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Attention across modalities as a longitudinal predictor of early outcomes: the case of fragile X syndrome

Scerif, G. and Longhi, E. and Cole, V.L. and Karmiloff-Smith, Annette and Cornish, K. (2012) Attention across modalities as a longitudinal predictor of early outcomes: the case of fragile X syndrome. Journal of Child Psychology and Psychiatry and Allied Disciplines , ISSN 0021-9630.

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Official URL: http://dx.doi.org/10.1111/j.1469-7610.2011.02515.x

Abstract

Background:  Fragile X syndrome (FXS) is an early diagnosed monogenic disorder, associated with a striking pattern of cognitive/attentional difficulties and a high risk of poor behavioural outcomes. FXS therefore represents an ideal model disorder to study prospectively the impact of early attention deficits on behaviour. Methods:  Thirty-seven boys with FXS aged 4–10 years and 74 typically developing (TD) boys took part. Study 1 was designed to assess visual and auditory attention at two time-points, 1 year apart. Study 2 investigated attention to multimodal information. Both tested attention markers as longitudinal predictors of risk for poor behaviour in FXS. Results:  Children with FXS attended less well than mental-age matched TD boys and experienced greater difficulties with auditory compared to visual stimuli. In addition, unlike TD children, they did not benefit from multimodal information. Attention markers were significant predictors of later behavioural difficulties in boys with FXS. Conclusions:  Findings demonstrate, for the first time, greater difficulties with auditory attention and atypical processing of multimodal information, in addition to pervasive global attentional difficulties in boys with FXS. Attention predicted outcomes longitudinally, underscoring the need to dissect what drives differing developmental trajectories for individual children within a seemingly homogeneous group.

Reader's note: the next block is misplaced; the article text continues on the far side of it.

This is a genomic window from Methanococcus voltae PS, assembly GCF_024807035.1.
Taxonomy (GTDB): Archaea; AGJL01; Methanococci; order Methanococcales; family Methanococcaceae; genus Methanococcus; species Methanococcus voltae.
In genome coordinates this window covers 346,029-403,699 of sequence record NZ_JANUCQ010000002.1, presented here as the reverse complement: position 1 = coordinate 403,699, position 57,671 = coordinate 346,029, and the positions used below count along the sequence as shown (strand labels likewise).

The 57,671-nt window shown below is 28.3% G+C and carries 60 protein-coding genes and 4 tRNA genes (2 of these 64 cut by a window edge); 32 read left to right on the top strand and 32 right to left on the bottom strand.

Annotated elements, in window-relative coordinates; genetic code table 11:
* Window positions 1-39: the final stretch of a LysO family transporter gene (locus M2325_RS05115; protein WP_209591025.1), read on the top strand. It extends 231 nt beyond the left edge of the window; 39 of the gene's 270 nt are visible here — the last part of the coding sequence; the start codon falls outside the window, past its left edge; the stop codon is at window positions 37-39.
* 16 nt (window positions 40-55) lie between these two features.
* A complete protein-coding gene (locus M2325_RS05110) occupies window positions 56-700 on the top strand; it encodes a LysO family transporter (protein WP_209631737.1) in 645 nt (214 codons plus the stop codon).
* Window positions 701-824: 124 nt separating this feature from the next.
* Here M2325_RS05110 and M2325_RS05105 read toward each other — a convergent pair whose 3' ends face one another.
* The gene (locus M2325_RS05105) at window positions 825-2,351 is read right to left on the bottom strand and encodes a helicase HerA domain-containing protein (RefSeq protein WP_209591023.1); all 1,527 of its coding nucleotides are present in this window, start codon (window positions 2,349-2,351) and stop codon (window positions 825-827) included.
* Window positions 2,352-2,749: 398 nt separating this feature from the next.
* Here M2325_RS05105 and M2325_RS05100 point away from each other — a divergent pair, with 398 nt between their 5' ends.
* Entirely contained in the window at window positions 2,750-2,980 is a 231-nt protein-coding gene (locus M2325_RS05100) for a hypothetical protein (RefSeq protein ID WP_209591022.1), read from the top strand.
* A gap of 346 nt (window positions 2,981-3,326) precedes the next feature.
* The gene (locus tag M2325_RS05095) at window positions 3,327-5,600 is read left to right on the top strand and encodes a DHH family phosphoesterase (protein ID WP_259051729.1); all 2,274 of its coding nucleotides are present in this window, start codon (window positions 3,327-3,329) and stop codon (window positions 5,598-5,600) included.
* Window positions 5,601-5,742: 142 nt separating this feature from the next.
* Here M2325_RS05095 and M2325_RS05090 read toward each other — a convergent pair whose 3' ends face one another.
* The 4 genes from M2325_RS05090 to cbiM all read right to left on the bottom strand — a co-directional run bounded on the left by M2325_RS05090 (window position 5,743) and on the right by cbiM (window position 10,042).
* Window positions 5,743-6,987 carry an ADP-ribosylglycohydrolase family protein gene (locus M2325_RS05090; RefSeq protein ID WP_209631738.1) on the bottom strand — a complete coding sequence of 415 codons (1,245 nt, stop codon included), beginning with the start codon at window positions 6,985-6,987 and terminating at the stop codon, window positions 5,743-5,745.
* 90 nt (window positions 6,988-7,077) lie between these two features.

Item Type: Article
Keyword(s) / Subject(s): Fragile X syndrome, attention deficits, longitudinal predictors of outcomes
School or Research Centre: Birkbeck Schools and Research Centres > School of Science > Psychological Sciences
Depositing User: Administrator
Date Deposited: 17 Jan 2012 10:00
Last Modified: 17 Apr 2013 12:22
URI: http://eprints.bbk.ac.uk/id/eprint/4564

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